In order to simplify the computations, I introduce the following notation:

&=& 1 Å^2 ,

&=& GJ^2 ,

&=& EJ^2 ,

&=& FJ^2 ,

&=& 1ÅJ JÅ ,

&=& 1ÅJ
GÅJ -
FÅJ ,

&=& 1ÅJ
EÅJ -
FÅJ .
All quantities in coefs.3d
are only function of the chosen coordinate system, and
do not depend on the extrapolated wavefield.
They can be computed by finite-differences for any choice of
Riemannian coordinates
which fulfill the orthogonality condition indicated earlier.
In particular, we can use ray coordinates to compute those
coefficients. With these notations, the acoustic wave-equation
can be written as:

(7) |

(8) |

From weqrc.3d.coefs, we can directly deduce the modified form of the dispersion relation for the wave-equation in a semi-orthogonal 3D Riemannian space:

(9) |

(10) |

For the particular case of Cartesian coordinates (), the one-way wavefield extrapolation equation takes the familiar form

(11) |

We can use the wavenumber for recursive wavefield extrapolation of the data recorded on the acquisition surface using the relation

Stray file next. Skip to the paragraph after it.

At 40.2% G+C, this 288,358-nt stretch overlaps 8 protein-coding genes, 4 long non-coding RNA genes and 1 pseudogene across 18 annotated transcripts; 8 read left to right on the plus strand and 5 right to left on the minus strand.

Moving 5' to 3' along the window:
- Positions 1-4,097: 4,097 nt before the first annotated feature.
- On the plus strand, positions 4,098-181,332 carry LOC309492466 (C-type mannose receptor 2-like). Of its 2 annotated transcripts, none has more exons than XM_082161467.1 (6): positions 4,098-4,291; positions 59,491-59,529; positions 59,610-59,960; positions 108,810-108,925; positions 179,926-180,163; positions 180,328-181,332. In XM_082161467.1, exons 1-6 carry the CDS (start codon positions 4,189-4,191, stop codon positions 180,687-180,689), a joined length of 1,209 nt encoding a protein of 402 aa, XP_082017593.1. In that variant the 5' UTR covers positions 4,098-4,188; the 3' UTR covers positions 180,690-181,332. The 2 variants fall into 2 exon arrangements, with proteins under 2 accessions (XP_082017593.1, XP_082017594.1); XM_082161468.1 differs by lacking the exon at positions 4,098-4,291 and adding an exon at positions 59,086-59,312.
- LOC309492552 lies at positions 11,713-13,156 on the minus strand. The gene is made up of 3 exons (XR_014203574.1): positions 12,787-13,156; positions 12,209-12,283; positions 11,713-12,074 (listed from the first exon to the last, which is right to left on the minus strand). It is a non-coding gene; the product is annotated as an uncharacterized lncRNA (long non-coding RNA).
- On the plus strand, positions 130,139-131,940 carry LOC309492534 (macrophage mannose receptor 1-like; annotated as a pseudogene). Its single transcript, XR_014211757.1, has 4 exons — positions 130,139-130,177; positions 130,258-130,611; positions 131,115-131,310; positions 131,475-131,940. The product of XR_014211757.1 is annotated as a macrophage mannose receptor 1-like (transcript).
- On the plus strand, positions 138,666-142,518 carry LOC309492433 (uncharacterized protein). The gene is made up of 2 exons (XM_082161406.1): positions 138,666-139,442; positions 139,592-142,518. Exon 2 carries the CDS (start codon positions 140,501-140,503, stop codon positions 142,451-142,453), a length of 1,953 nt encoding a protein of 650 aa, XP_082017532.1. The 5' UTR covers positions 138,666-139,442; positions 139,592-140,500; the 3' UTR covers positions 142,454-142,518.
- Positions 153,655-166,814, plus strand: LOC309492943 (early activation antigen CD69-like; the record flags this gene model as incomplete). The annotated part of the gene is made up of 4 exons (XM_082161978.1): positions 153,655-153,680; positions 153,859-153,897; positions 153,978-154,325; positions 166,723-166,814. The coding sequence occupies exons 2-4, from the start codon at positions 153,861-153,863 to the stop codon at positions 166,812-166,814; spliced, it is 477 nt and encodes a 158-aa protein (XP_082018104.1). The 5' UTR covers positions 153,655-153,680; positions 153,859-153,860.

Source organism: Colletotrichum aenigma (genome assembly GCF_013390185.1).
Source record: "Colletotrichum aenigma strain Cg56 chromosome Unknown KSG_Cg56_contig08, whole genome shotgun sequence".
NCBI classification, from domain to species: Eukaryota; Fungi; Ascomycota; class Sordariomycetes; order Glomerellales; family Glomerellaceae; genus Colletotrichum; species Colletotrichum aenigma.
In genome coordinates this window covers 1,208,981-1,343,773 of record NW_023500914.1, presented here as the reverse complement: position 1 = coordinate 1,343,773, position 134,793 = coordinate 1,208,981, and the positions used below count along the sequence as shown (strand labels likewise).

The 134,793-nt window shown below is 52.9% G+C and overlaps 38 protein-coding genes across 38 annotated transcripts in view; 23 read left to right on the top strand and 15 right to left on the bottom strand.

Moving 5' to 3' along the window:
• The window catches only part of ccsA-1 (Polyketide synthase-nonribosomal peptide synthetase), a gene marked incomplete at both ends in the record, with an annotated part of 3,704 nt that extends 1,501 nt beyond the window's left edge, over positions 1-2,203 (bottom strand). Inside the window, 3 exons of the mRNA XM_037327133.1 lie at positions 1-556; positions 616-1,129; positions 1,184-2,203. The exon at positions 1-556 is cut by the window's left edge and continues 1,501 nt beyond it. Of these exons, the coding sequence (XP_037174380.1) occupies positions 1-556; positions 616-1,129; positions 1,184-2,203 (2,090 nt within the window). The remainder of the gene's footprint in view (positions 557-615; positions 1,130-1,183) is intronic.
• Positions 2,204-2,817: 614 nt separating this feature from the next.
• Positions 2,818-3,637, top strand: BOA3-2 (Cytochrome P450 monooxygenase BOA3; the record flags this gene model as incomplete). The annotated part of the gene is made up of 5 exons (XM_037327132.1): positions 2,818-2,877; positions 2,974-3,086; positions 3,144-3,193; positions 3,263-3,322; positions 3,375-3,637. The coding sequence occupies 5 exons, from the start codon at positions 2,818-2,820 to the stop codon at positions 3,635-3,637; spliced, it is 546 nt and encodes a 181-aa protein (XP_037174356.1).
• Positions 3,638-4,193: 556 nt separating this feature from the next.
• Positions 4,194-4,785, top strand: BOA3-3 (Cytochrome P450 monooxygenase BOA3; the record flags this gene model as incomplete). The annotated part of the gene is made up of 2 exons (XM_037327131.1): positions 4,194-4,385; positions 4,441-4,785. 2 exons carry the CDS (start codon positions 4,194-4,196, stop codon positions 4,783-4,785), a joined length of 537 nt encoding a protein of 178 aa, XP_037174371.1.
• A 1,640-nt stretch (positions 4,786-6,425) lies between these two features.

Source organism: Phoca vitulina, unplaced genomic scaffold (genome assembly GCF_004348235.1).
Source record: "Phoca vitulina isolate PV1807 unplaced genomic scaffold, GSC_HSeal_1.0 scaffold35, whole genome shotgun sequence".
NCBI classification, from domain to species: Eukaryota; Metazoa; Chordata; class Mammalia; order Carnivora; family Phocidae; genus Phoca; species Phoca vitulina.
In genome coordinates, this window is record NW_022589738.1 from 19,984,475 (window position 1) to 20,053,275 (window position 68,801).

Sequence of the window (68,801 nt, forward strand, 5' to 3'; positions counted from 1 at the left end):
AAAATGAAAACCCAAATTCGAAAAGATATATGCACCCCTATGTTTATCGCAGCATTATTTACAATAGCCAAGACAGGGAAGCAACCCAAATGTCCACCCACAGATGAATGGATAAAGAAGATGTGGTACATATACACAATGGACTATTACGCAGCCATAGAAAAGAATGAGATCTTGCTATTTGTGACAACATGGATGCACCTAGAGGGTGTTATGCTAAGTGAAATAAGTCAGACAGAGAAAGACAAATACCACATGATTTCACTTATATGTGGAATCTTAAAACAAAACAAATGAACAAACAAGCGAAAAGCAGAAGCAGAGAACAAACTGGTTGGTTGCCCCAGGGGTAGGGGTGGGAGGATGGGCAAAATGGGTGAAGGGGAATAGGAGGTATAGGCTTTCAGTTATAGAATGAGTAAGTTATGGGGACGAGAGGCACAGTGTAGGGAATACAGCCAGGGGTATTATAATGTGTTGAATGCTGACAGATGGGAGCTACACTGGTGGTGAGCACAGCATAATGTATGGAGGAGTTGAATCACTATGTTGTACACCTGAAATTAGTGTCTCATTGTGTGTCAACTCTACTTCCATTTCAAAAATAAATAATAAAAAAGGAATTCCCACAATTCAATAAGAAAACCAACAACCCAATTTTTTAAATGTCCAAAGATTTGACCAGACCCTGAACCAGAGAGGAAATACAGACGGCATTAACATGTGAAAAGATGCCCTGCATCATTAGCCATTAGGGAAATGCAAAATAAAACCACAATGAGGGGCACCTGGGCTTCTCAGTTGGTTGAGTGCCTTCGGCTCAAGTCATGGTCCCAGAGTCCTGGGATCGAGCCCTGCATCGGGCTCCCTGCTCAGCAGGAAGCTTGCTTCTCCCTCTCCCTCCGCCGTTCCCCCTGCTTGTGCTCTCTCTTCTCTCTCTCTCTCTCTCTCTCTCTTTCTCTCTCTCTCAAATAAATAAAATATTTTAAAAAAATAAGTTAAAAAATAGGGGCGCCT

(12) |

We can simplify the Riemannian wavefield extrapolation method by dropping the first-order terms in oneway.3d. According to the theory of characteristics for second-order hyperbolic equations (27), these terms affect only the amplitude of the propagating waves. To preserve the kinematics, it is sufficient to keep only the second order terms of oneway.3d:

(13) |

The coordinate system coefficients for
Riemannian wavefield extrapolation given by coefs.3d
have singularities at caustics,
e.g., when the geometrical spreading term *J*,
defining a cross-sectional area of a ray tube, goes to zero.
In the following examples, I use simple numerical
regularization to avoid this problem,
by adding a small non-zero quantity to the
denominators to avoid division by zero.

11/4/2004